Story and Photos by Guy R. Maher
I must admit, it had been some time since I was last in a simulator for multi-engine recurrent training, which is the safest way to really dig deep into the emergency procedures.
Scheduling and cost are the two most common causes of deferred sim training. Most courses require time away from home of three to five days. And spending a few thousand dollars on training, plus travel, does tend to thwart some of the best intentions.
Now enter Recurrent Training Center (RTC), headquartered in Savoy, Illinois, just a stone’s throw from the University of Illinois-Willard Airport (KCMI) in Champaign, Ill.
RTC was founded in 1988 by a former air traffic controller John Killeen.
“I saw how simulator training was contributing to the safety of operating the bigger aircraft, but wondered why nobody was doing this for ‘the little people,’” he said.
And although it calls itself “Recurrent” Training Center, it also offers initial courses for the aircraft they cover.
In 2013, RTC opened a second facility in Tampa, Florida. Available aircraft there include the King Air 200, Seneca, Cirrus, and under construction now is a simulator for the Cessna 414A. Interesting too, is that they have a simulator for the agricultural aircraft, the Air Tractor.
RTC caught my attention when I was exploring options for getting back into the simulator with its One Day Recurrent program. With the pilot doing the ground portion of the training at home on the computer, only one day is needed at RTC for the sim work.
I decided to try this program for the Cessna 340. Although I own and fly a 310, I have a few clients who own 340s. The simulator would be the same, so going full 340 would give me a nice refresher on the more complicated systems my 310 doesn’t have, while still covering what I needed for both aircraft in the sim.
My first contact with RTC was with Mary Strauser. She has been the company’s customer service and sales manager for more than 14 years. If you are going to be doing anything with RTC, you will have contact with Mary. And that’s a good thing. The process was smooth and simple — she handled everything, including my hotel arrangements.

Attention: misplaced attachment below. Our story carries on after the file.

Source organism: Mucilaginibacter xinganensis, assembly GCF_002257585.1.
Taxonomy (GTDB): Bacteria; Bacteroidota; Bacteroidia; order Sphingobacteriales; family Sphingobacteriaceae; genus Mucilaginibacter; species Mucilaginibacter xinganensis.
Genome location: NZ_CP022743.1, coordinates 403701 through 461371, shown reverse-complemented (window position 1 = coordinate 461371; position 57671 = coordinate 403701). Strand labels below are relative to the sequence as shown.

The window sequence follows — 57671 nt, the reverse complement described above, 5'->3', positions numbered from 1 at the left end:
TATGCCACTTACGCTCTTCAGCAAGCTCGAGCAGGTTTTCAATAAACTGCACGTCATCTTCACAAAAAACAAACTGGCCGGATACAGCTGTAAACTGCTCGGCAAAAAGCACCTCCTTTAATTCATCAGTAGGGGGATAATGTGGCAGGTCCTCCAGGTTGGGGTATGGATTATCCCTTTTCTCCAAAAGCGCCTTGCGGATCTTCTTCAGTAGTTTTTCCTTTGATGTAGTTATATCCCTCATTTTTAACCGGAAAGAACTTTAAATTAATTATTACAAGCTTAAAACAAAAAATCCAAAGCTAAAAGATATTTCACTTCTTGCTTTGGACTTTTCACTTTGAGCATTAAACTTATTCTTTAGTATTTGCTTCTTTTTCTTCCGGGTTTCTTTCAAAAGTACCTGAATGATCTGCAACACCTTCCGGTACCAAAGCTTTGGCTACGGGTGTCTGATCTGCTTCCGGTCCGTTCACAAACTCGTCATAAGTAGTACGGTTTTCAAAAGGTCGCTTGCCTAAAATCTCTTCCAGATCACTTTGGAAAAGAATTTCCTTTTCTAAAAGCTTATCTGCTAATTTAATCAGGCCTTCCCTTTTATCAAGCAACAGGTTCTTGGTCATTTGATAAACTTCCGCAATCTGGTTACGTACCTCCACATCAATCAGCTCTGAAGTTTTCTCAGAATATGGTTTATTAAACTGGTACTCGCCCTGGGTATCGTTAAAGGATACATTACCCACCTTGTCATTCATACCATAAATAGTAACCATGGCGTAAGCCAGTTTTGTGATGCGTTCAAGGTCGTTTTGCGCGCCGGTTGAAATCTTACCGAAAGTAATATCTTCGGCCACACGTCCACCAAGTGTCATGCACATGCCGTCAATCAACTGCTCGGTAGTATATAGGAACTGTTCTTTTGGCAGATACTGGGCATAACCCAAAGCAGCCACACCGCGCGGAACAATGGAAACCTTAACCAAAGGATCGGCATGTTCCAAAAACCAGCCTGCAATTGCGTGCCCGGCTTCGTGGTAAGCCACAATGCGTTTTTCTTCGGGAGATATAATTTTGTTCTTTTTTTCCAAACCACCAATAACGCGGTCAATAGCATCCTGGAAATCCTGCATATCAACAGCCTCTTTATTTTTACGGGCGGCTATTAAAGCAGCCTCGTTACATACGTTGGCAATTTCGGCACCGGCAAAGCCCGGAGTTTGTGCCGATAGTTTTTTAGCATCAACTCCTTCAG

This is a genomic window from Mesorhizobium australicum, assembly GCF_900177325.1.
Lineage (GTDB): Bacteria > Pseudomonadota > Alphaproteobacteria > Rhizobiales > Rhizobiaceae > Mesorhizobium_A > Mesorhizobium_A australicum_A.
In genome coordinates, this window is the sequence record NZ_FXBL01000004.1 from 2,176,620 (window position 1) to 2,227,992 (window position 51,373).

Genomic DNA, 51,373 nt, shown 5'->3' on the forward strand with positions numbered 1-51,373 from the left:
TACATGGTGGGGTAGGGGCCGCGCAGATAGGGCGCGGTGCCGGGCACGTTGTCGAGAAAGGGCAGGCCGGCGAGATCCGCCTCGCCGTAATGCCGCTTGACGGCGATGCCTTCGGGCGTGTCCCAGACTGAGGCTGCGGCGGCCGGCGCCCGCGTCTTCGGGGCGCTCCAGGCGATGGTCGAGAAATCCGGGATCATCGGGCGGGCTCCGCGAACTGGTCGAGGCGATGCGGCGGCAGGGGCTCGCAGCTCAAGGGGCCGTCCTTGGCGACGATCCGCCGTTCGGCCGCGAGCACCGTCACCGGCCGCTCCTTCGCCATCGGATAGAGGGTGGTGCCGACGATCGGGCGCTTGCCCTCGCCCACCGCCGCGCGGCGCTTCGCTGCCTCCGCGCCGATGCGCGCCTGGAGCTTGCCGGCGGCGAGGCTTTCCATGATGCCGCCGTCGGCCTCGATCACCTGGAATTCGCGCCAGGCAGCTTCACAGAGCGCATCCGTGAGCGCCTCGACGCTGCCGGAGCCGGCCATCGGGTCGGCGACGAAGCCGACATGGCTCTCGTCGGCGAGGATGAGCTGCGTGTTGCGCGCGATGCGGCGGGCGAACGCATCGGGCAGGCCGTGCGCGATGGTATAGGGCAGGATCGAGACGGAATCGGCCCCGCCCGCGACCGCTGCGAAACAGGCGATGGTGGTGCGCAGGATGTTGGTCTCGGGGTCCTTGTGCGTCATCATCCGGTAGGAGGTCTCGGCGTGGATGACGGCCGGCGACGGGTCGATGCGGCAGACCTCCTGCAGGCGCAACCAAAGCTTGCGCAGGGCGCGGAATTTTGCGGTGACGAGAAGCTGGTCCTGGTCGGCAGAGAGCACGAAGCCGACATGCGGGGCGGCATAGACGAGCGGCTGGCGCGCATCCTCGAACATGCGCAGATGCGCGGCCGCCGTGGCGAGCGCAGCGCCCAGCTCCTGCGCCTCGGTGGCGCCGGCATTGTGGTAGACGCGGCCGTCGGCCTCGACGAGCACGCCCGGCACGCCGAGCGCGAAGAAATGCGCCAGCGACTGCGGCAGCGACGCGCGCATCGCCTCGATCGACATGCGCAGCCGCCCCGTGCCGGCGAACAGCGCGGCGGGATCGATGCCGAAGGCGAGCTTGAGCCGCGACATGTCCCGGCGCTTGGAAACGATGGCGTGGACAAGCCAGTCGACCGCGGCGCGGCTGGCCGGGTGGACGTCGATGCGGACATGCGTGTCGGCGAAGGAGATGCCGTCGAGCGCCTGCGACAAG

The home course takes about eight hours to complete. It is broken up into segments, and you can leave and rejoin as your schedule permits. The subjects were quite varied from standard operating procedures, to aircraft systems, to IFR operations and even a short course on GPS. At the end of each segment there was a short test.
Although the video segments were a bit dated and dry, I found that overall I got a lot out of the home school training. It was on my schedule and pace and easy to repeat or review anything that I found especially interesting.
And I had my 340 and 310 flight manuals at the ready so I could apply the information to both aircraft when appropriate.
With the ground work done, it was time to head to RTC for the sim. I flew myself up the day before and got checked in. One thing about the One Day Recurrent course is that it’s a strong day. They say to expect to be in the sim for six hours.
On an early Tuesday morning, I met my instructor, Mike Siegel, and we got right to business. I got comfortable in the sim, which like all of the others at RTC, is a non-motion device. While the sim doesn’t move, the visuals make you think it does.
I’ve flown many different aircraft-specific simulators over the past 30 years and I can tell you that the quality of the training provided is far more important than whether the sim tilts or not. You know you are in a sim, so you really can’t be scared. But a good sim instructor can still make you sweat and also make certain you leave really tuned up. Mike made it real.